• Mrs. Valentine says:

      the VA has saved my life. I believe technology will help veterans everwhere, we can see a vet on the street and pull up an app to let them know where there help only blocks away from where they’re standing. Great Idea

  3. John says:

    I think it’s kind of sad that we need a contest to get some people to do what we as volunteers do every day. It’s about Veterans helping our brothers and sister Vets..

  4. richard says:

    the va homeless programs are a joke they dont offer any elp that you cant get from a church i ran a sign and get more help from that than te va homeless programs the cwt program in iowa city iowa is a joke the guy that runs it wont even return my phone calls

    • mike says:

      dude…that is so true. the va programs are indeed a joke. and, your correct about this clown not returning calls. i went through the same thing. these so called programs look good on paper, but only a smoke screen to put the general public at ease. ive been all over the country and its like this everywhere. all the va does is funnel the work out to crooked homeless shelters such as, salvation army or missions that treat vets like prisoners. hell, im being punished for being homeless (lol).

      the va needs to stop giving the programs to these crooked non-profit organization who do nothing but steal from homeless ppl that stay there. hell, by dealing with the salvation army and missions alone, ive lost 2 computers and 5 cell phones to staff members. they make you turn in all of your electronics to the front desk which is more often than none managed by programmers (junkies) who one minute praise jesus and then steal your stuff (lol). f*ck the va and their programs!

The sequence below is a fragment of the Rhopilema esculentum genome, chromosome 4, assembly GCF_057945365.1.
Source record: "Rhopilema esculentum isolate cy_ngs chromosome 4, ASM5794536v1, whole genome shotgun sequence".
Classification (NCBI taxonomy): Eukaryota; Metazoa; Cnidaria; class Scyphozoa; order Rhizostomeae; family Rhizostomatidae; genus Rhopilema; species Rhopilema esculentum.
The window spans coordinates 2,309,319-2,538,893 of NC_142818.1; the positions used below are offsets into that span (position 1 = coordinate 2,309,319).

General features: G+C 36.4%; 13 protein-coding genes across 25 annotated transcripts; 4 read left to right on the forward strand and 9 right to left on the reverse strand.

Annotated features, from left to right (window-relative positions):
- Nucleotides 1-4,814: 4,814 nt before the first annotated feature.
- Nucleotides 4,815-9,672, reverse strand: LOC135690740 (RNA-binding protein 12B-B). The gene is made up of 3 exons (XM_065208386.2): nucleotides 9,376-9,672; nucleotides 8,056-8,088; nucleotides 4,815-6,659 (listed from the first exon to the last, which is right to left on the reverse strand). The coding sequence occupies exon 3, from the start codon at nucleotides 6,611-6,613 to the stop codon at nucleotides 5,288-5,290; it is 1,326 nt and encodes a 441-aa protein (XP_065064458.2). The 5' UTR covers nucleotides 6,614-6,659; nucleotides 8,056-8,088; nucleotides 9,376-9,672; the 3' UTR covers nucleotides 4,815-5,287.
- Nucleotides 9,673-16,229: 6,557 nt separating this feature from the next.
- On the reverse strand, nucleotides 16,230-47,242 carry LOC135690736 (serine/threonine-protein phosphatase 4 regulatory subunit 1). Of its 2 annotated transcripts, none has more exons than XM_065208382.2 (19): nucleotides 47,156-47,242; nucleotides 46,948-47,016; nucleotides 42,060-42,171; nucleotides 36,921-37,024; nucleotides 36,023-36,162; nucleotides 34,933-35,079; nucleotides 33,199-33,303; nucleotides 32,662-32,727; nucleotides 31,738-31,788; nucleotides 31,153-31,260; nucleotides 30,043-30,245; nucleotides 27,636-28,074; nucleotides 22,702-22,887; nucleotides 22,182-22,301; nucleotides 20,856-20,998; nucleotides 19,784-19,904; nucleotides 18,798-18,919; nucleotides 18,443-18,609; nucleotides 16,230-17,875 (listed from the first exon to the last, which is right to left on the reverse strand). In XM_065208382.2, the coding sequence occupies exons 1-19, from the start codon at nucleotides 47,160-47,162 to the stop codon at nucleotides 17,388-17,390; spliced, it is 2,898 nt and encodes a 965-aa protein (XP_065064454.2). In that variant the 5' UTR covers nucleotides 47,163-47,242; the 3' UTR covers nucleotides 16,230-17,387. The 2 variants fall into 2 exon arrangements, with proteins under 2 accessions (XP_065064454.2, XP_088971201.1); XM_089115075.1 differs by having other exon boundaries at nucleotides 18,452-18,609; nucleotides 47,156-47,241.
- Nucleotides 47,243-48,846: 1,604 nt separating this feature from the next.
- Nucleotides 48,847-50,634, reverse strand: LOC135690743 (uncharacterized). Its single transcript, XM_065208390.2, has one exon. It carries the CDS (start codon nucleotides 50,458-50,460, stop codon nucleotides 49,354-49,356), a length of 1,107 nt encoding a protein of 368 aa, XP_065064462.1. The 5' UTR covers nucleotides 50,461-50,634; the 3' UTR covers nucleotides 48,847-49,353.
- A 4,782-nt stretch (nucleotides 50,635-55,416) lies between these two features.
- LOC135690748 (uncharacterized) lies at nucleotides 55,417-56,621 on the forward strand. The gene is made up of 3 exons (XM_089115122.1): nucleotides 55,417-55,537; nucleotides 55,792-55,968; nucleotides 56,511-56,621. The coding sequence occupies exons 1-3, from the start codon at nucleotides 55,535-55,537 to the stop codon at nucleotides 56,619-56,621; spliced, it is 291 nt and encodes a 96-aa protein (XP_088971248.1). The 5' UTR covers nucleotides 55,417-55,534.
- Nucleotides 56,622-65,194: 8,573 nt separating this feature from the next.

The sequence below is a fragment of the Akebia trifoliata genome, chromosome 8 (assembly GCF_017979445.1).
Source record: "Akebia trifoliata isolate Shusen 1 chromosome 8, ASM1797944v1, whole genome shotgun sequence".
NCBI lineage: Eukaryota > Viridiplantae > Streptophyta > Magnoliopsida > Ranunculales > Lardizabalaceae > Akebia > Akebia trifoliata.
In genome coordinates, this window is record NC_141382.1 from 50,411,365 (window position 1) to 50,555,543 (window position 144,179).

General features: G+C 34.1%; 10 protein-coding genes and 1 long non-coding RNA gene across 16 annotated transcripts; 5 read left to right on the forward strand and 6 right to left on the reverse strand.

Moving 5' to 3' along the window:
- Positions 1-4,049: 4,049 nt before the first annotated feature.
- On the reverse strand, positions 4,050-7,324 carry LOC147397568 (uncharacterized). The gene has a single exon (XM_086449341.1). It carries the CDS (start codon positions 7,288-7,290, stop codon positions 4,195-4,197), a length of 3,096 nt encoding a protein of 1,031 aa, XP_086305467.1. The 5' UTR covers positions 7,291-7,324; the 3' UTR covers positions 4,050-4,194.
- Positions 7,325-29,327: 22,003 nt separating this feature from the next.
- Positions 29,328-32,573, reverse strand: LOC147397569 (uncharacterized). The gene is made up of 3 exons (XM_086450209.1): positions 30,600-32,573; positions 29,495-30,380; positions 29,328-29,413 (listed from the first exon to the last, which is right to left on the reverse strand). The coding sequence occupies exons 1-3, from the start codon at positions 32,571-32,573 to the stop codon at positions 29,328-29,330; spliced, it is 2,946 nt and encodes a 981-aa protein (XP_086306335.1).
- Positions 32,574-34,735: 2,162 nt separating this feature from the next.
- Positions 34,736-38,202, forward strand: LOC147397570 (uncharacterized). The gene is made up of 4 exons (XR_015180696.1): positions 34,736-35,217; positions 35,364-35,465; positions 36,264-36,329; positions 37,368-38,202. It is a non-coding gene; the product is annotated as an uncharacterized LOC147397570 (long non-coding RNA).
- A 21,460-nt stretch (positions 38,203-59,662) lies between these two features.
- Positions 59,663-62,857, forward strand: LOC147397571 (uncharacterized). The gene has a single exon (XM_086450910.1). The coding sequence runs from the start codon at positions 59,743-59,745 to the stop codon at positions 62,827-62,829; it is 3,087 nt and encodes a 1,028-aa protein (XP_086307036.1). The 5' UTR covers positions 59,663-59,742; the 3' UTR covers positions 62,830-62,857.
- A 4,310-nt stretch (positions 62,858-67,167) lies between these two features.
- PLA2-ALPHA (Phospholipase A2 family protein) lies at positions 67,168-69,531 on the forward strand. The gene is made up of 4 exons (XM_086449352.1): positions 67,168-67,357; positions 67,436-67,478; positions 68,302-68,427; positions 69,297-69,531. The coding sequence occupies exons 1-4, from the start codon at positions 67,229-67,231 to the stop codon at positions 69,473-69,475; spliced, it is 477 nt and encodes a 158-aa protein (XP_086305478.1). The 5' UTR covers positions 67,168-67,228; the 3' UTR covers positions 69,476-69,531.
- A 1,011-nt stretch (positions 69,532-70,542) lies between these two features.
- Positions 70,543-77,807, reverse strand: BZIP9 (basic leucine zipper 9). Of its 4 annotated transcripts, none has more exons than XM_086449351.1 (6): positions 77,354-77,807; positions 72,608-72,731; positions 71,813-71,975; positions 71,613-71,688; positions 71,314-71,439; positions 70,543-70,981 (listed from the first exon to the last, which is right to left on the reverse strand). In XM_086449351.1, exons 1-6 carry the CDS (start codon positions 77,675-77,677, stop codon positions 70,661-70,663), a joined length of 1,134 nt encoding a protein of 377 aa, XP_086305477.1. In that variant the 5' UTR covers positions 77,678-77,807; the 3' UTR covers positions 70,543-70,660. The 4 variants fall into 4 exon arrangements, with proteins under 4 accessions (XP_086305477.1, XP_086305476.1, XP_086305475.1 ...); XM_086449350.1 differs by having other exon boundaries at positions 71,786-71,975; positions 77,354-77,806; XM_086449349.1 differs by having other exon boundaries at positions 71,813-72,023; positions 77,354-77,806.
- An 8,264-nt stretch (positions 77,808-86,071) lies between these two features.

5. Jen says:

    Even if there is an app to get real time info about resources and services, the problem is that there is a shortage of resources and services. There are waiting lists for shelters and affordable, accessible housing is out of reach of most homeless veterans. The VA needs to do more to create REAL housing; not housing in cyberspace that may not be available when a real human being appears on the doorstep.

    • Jeffrey ellis says:

      I did a couple of “programs” in Atlanta through the VA homeless program. There was help for me but I drank again after four months and was kicked out. I am going to research non-VA help and see what’s available. The VA did get me hooked up with medical benefits I didn’t know I had. They did help me. My friend lets me live with her and got me enrolled in college online but I need my own place to live and some kind of income. I hope to get a job at age 54 and help the war vets in some capacity.
      When I was on the street you needed an ID and to get an ID you needed an address. It is very difficult to climb out of the hole once you are sleeping on the golf course in Candler Park.

  6. richard says:

    i wonder if anyone reads these comments

  7. Hey, the va can’t count, that’s a fact. I have been in the month of Nov.2011, and it is now 3-20-12, been dianosed with bone cancer, 2 nodes on my lymph node and spleen, and suddenly dropped from my team just wandering in the maze havn’t gotten any treatment for these condition, was rejected from the optomertrist, had to to pay for my own eye exam and having to buy my own glasses and I’m a 100%disabled vet. shreveportvamc dianosed and alexandria,louisianavamc has kicked me to the curb. you say you help the homeless, how about getting treatment, the VA has an unwritten motto, let um die then we don’t have to care for them-right all you are full of sheep dunk

  8. Dave says:

    I was homeless from Aug 2011 to Nov 2011 and the VA did not help me at all. I called them every day for help and it got to the point that they did not to hear from me any more. They did NOT help at all Their response was to go to a shelter or give me a list of housing for disabled and I had to call all the apartments on the list myself only to be told that they had already told the VA that they had no vacancies. I’m sorrry, but the VA Homeless program did not do anything for me or for that matte3r for other Vets that I have spoken to. I had to do every thing for myself.

  9. Combat Veteran says: